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EVELYN THATS IT

Dear Dad,

I hope you've been well since we last spoke. I know we got in that argument before the election and we haven't spoken since, but I figured it was time to reach out. To be honest, I haven't been feeling quite like myself these days and I want to tell you about it.

There have been many events this year that have inspired me to look back into my past and pinpoint moments when I wasn’t okay. You might be wondering why I never told you about these experiences, but it wasn't until recently that I realized something wasn't right. I hope you'll listen to what I have to say.

Did I ever tell you about the time my movers (who were all men) broke my bed frame and left me angry voicemails trying to convince me it was my fault? I was too scared to do anything about it because they knew where I lived so I dropped it and had to get a new one on my own.

Did I ever tell you about the times I was bullied in my first job because I was the only young female on an all-male team? They played practical jokes on me, poked fun at my flaws, and often made me feel inferior. Instead of reporting it to HR, I laughed with them and took it as special attention. My next boss, a man too, often told me when I did things wrong, but never explained what was actually expected of me. I came home crying from both jobs on several occasions because I felt misunderstood.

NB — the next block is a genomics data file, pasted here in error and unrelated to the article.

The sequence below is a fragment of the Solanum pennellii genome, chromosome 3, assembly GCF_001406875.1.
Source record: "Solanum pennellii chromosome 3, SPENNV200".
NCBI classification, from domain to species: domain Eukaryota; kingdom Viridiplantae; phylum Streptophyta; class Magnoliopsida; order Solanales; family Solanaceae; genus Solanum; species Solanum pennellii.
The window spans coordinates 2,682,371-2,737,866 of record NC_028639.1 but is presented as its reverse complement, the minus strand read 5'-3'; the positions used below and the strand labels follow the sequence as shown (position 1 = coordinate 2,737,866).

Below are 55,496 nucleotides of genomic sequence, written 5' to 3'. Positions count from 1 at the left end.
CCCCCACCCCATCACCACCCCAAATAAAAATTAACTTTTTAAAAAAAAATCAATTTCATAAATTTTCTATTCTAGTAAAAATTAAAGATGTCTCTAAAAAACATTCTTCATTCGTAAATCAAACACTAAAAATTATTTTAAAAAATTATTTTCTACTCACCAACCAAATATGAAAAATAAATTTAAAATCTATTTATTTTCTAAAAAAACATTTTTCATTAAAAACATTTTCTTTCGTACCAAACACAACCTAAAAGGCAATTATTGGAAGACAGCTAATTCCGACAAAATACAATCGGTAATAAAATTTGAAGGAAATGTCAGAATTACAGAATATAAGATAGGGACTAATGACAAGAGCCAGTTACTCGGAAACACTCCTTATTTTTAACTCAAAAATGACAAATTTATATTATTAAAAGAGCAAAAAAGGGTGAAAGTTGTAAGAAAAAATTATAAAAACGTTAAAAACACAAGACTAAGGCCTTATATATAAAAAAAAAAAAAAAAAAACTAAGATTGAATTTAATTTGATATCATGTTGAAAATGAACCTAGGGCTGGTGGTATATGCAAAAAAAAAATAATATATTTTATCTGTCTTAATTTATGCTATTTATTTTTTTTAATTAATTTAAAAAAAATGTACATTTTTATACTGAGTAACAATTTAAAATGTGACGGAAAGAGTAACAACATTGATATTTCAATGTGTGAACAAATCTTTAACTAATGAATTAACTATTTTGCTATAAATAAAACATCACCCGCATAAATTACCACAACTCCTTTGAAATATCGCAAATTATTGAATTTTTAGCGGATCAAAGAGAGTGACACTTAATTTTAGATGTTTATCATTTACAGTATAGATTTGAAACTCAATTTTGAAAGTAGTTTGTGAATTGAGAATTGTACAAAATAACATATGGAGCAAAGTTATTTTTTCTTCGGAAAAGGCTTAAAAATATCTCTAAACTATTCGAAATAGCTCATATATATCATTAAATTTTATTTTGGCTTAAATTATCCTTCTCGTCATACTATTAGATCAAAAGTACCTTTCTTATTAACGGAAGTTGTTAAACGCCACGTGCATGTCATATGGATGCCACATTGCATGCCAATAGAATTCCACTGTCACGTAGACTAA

Did I ever tell you about all the times I've caught men on the subway looking me up and down? Or the catcalls and creepy looks I've received on the streets of New York? Because of this, I'm scared to dress a certain way for fear of being hit on, abducted or worse, raped. Because of this, I don't take public transportation late at night even though I can barely afford taxis or Ubers.

Did I ever tell you about the time a guy I was dating tried to convince me to have sex with him without a condom and that STDs weren't a legitimate concern? Or the times in college when boys stuck it in me without protection or consent? At the time, I laughed it off with my girlfriends as if it was a joke. Since then, there have been countless times when I felt indebted to men because they paid for my drinks, dinner or more. There were many times I did things I didn't want to do because I felt obligated to — How messed up is that?